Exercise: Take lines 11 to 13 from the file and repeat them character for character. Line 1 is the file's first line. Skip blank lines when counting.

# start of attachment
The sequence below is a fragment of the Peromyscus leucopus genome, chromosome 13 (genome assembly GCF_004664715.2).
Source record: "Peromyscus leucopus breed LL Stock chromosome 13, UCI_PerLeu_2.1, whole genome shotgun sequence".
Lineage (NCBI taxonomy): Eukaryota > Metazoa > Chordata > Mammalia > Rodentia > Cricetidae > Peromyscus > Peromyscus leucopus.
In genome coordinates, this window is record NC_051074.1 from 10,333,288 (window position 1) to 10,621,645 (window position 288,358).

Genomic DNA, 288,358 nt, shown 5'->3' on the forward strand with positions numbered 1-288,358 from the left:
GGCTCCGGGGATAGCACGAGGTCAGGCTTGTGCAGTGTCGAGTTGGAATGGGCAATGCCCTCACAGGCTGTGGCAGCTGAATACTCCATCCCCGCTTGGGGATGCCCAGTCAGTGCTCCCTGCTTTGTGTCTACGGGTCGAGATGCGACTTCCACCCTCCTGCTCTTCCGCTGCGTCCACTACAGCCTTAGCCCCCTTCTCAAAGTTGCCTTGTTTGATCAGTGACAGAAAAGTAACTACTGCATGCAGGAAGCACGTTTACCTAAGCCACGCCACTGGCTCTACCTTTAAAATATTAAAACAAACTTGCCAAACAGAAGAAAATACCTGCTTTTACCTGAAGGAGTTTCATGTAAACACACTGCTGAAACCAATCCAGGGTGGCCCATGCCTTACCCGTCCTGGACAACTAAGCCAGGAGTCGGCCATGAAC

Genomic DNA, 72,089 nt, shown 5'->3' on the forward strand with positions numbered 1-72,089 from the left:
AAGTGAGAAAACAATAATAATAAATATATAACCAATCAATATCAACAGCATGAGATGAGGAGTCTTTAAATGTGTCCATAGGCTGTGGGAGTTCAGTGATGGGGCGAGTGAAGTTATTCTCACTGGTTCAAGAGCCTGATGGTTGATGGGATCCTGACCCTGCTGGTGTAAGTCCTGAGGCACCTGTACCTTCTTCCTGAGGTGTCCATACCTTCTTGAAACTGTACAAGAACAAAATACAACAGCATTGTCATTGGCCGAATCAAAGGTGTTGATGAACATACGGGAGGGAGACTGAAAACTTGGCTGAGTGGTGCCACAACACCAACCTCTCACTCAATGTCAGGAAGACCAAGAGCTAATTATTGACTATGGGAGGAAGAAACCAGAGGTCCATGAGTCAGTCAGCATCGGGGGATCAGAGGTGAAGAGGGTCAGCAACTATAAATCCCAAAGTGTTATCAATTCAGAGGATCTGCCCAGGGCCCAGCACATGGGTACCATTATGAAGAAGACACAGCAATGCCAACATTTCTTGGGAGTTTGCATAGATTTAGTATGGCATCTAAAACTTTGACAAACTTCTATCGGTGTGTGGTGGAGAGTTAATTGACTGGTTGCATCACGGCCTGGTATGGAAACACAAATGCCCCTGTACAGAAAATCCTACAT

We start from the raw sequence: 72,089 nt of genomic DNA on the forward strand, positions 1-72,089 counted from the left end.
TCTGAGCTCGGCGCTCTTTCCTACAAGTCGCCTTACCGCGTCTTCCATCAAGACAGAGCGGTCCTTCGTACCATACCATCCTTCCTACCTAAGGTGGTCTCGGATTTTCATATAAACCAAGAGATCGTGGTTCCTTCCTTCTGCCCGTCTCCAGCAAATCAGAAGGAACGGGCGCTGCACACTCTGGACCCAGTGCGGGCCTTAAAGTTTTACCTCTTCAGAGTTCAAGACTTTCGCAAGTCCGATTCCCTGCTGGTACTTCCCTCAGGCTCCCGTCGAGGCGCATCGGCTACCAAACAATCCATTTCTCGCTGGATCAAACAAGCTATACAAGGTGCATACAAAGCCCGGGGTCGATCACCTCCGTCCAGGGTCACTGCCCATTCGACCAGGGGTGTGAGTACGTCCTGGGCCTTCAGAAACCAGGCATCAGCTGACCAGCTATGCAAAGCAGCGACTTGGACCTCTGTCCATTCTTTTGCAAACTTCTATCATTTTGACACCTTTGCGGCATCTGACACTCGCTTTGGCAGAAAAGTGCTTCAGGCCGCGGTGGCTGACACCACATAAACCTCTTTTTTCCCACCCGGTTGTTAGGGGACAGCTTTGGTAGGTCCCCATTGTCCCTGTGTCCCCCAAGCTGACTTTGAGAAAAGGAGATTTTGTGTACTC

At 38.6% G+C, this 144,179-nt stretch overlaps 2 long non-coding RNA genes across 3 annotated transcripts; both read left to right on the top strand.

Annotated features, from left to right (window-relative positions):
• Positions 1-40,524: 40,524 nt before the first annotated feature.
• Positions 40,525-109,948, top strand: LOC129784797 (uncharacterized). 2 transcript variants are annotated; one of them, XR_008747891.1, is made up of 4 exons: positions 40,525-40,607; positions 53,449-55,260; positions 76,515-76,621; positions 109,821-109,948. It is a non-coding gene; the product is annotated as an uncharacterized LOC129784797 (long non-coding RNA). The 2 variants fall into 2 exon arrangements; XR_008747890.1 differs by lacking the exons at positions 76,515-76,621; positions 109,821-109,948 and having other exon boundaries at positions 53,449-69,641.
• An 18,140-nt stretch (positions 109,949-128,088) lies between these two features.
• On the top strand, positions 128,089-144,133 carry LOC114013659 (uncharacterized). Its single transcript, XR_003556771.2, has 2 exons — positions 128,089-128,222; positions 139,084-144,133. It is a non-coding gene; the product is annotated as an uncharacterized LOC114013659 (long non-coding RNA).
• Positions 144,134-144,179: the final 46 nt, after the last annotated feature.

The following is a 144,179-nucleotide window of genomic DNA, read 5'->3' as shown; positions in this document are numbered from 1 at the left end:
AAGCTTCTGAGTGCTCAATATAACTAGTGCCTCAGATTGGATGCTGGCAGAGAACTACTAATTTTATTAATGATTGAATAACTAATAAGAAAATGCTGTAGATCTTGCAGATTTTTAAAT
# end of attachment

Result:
At 38.6% G+C, this 144,179-nt stretch overlaps 2 long non-coding RNA genes across 3 annotated transcripts; both read left to right on the top strand.

Annotated features, from left to right (window-relative positions):
• Positions 1-40,524: 40,524 nt before the first annotated feature.